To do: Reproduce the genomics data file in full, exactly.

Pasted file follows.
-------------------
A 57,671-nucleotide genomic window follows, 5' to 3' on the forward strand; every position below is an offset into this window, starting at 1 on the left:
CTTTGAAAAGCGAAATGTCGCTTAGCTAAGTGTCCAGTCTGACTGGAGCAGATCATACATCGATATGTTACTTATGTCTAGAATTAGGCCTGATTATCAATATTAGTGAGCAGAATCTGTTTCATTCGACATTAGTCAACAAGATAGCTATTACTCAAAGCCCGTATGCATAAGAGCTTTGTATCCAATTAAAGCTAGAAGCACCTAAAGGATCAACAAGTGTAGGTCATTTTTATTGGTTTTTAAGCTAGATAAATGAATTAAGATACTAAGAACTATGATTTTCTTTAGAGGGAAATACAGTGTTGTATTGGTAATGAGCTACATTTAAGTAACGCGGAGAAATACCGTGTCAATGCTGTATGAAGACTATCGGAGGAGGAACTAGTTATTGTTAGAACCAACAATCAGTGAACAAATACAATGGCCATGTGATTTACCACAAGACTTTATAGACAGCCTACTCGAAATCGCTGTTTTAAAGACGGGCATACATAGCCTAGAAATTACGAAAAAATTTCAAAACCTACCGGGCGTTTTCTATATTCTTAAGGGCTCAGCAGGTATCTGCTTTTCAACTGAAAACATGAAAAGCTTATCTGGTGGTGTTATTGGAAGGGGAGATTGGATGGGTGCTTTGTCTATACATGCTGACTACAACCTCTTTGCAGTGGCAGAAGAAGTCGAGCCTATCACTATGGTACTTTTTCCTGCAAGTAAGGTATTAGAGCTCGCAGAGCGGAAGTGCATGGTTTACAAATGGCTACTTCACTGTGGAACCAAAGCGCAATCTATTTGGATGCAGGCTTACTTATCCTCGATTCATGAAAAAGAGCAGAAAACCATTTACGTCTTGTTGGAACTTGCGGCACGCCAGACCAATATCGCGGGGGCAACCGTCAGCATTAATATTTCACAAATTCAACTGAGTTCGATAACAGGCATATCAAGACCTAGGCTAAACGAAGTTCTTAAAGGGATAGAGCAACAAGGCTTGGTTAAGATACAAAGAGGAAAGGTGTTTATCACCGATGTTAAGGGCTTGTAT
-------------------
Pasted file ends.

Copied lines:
A 57,671-nucleotide genomic window follows, 5' to 3' on the forward strand; every position below is an offset into this window, starting at 1 on the left:
CTTTGAAAAGCGAAATGTCGCTTAGCTAAGTGTCCAGTCTGACTGGAGCAGATCATACATCGATATGTTACTTATGTCTAGAATTAGGCCTGATTATCAATATTAGTGAGCAGAATCTGTTTCATTCGACATTAGTCAACAAGATAGCTATTACTCAAAGCCCGTATGCATAAGAGCTTTGTATCCAATTAAAGCTAGAAGCACCTAAAGGATCAACAAGTGTAGGTCATTTTTATTGGTTTTTAAGCTAGATAAATGAATTAAGATACTAAGAACTATGATTTTCTTTAGAGGGAAATACAGTGTTGTATTGGTAATGAGCTACATTTAAGTAACGCGGAGAAATACCGTGTCAATGCTGTATGAAGACTATCGGAGGAGGAACTAGTTATTGTTAGAACCAACAATCAGTGAACAAATACAATGGCCATGTGATTTACCACAAGACTTTATAGACAGCCTACTCGAAATCGCTGTTTTAAAGACGGGCATACATAGCCTAGAAATTACGAAAAAATTTCAAAACCTACCGGGCGTTTTCTATATTCTTAAGGGCTCAGCAGGTATCTGCTTTTCAACTGAAAACATGAAAAGCTTATCTGGTGGTGTTATTGGAAGGGGAGATTGGATGGGTGCTTTGTCTATACATGCTGACTACAACCTCTTTGCAGTGGCAGAAGAAGTCGAGCCTATCACTATGGTACTTTTTCCTGCAAGTAAGGTATTAGAGCTCGCAGAGCGGAAGTGCATGGTTTACAAATGGCTACTTCACTGTGGAACCAAAGCGCAATCTATTTGGATGCAGGCTTACTTATCCTCGATTCATGAAAAAGAGCAGAAAACCATTTACGTCTTGTTGGAACTTGCGGCACGCCAGACCAATATCGCGGGGGCAACCGTCAGCATTAATATTTCACAAATTCAACTGAGTTCGATAACAGGCATATCAAGACCTAGGCTAAACGAAGTTCTTAAAGGGATAGAGCAACAAGGCTTGGTTAAGATACAAAGAGGAAAGGTGTTTATCACCGATGTTAAGGGCTTGTAT